An illustrator daughter and her writer mother combine on a graphic volume of advice from the dead to the living.
The introduction by Los Angeles–based Bateman (Brave New Work, 2017) suggests that she was troubled since girlhood by fears of death and by her mother’s death in particular. One night, she writes, “I allowed myself to vividly imagine my mom’s death, to feel the pain of the moment I learned she was gone.” Such intimations of mortality gave birth to this book, as the two collaborated on what advice the mother could impart to the daughter from beyond the grave, first day by day and then proceeding through the stages of life, when the daughter will find herself facing the same fate that she imagines for her mother. “Your parent’s death is nature’s way of breaking the shocking news to you that it’s your turn next,” begins the advice on Day 21, which is titled, “Take a Hike.” There are many different activities suggested for distraction in the days immediately following the death of one’s mother, along with recipes (the sort that might pass through a family) and, eventually, advice for taking stock, moving on, and maturing into a person who will face the end of her own life. The advice is always warm and often wise, accompanied by illustrations that often reflect a playfulness reminiscent of Roz Chast. This isn’t a morbid book, nor a particularly dark one, but a book about facing the inevitable with grace and good humor. By the time you reach “Day 17,000: Show compassion,” you realize that this life is all we have, so you might as well make the most of it: “Be kind to yourself. No matter your age, you deserve clean clothes and a hot meal and good company."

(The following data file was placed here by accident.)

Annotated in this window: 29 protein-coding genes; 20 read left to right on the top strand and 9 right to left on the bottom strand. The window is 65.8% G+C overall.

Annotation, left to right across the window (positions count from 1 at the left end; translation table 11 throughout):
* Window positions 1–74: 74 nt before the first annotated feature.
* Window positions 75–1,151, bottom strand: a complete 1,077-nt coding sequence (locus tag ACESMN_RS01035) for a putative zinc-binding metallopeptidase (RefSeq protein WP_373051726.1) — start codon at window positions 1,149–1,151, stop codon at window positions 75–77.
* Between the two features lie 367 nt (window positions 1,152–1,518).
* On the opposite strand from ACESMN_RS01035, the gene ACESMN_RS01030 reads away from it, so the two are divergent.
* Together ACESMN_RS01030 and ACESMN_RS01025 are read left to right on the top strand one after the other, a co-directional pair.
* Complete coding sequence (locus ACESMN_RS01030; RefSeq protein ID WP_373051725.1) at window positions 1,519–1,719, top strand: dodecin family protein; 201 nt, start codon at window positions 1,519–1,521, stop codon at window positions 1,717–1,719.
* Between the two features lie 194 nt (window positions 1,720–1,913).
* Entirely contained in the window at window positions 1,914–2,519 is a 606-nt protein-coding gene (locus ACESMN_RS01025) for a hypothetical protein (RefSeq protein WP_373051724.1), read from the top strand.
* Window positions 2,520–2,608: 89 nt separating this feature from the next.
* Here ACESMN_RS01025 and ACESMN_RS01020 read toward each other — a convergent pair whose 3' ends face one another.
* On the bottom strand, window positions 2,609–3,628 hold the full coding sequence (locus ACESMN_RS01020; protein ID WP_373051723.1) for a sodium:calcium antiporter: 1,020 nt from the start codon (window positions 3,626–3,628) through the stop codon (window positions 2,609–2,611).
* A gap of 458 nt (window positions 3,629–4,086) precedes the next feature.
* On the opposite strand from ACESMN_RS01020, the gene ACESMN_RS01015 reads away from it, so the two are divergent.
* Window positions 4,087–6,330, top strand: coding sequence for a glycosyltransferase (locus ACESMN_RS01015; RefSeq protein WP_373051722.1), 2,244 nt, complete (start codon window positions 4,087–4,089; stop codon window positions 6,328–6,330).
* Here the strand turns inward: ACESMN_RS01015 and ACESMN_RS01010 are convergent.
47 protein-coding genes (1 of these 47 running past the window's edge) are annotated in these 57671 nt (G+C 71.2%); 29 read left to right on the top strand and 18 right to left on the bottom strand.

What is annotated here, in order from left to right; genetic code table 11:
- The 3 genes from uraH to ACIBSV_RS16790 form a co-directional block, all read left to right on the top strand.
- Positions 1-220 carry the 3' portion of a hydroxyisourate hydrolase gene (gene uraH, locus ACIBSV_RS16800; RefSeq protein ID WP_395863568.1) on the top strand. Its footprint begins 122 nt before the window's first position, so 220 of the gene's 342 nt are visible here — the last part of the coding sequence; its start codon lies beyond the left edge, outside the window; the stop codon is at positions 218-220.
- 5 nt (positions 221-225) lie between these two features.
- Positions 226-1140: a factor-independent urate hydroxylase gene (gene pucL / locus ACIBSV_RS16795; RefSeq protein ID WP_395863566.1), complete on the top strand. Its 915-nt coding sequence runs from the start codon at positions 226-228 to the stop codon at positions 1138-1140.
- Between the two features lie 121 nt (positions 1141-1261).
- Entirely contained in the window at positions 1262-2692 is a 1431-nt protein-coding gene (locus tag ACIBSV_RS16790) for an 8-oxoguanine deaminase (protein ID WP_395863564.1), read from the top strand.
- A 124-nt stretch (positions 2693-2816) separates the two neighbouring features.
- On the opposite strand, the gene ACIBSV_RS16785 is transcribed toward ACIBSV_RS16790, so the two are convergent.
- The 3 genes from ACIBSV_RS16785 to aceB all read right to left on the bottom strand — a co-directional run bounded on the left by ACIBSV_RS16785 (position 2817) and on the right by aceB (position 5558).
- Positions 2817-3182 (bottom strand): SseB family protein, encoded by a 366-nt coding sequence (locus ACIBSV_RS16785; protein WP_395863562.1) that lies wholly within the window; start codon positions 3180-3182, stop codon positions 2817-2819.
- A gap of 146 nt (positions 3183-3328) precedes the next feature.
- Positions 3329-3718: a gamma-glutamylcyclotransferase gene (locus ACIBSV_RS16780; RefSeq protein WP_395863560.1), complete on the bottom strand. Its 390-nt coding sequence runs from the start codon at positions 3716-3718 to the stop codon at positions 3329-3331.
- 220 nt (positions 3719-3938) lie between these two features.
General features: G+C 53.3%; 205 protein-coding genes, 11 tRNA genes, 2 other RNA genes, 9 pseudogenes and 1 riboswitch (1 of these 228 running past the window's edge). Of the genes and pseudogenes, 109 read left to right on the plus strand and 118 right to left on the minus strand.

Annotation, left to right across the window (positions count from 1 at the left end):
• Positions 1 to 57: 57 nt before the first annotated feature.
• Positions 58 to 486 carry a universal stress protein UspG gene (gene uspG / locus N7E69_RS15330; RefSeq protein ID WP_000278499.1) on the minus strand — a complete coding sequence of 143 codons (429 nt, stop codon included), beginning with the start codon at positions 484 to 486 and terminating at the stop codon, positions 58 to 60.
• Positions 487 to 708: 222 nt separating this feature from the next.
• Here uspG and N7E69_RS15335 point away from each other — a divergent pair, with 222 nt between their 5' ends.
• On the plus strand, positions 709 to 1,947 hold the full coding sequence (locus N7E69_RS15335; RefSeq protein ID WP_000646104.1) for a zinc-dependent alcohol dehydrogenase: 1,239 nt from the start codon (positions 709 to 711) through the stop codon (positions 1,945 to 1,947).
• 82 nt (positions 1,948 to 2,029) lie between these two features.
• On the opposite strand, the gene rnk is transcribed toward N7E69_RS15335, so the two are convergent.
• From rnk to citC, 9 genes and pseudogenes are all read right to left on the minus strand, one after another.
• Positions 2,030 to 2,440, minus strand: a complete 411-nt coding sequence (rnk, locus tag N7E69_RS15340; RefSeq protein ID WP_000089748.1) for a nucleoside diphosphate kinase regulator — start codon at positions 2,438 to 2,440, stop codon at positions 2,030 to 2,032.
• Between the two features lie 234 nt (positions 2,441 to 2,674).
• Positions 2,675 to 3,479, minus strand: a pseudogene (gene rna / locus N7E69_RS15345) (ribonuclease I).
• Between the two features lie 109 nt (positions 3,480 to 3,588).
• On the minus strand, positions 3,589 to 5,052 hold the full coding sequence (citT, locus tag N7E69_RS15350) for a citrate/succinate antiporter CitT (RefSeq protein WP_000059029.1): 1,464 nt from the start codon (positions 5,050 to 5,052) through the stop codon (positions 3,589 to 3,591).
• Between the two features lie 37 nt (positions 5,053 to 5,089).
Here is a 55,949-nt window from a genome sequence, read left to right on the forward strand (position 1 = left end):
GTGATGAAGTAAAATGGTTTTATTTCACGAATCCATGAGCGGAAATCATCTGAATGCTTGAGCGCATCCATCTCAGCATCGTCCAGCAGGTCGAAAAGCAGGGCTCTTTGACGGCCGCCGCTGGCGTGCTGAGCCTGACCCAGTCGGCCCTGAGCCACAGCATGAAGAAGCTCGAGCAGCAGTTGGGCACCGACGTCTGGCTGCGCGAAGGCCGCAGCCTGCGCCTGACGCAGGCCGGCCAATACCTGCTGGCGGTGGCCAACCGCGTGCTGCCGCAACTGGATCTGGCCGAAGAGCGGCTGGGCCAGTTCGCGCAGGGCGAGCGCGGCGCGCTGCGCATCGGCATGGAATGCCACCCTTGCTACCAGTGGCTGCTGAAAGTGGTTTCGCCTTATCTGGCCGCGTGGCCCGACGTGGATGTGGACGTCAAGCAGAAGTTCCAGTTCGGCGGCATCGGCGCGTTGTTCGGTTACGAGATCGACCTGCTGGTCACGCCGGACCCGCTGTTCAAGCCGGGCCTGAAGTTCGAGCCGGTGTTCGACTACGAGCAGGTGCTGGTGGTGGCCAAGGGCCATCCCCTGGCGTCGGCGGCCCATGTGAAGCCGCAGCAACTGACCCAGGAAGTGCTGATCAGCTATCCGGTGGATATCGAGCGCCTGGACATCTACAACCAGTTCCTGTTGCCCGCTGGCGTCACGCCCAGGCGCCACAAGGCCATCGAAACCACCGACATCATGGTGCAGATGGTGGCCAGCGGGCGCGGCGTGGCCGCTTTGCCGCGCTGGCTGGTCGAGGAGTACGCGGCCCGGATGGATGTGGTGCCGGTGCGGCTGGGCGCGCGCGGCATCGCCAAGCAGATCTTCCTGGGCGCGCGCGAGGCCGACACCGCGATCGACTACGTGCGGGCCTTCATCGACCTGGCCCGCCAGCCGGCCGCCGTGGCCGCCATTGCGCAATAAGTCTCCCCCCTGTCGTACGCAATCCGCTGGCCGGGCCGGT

A pleasant and simple book about dying that is very much about living.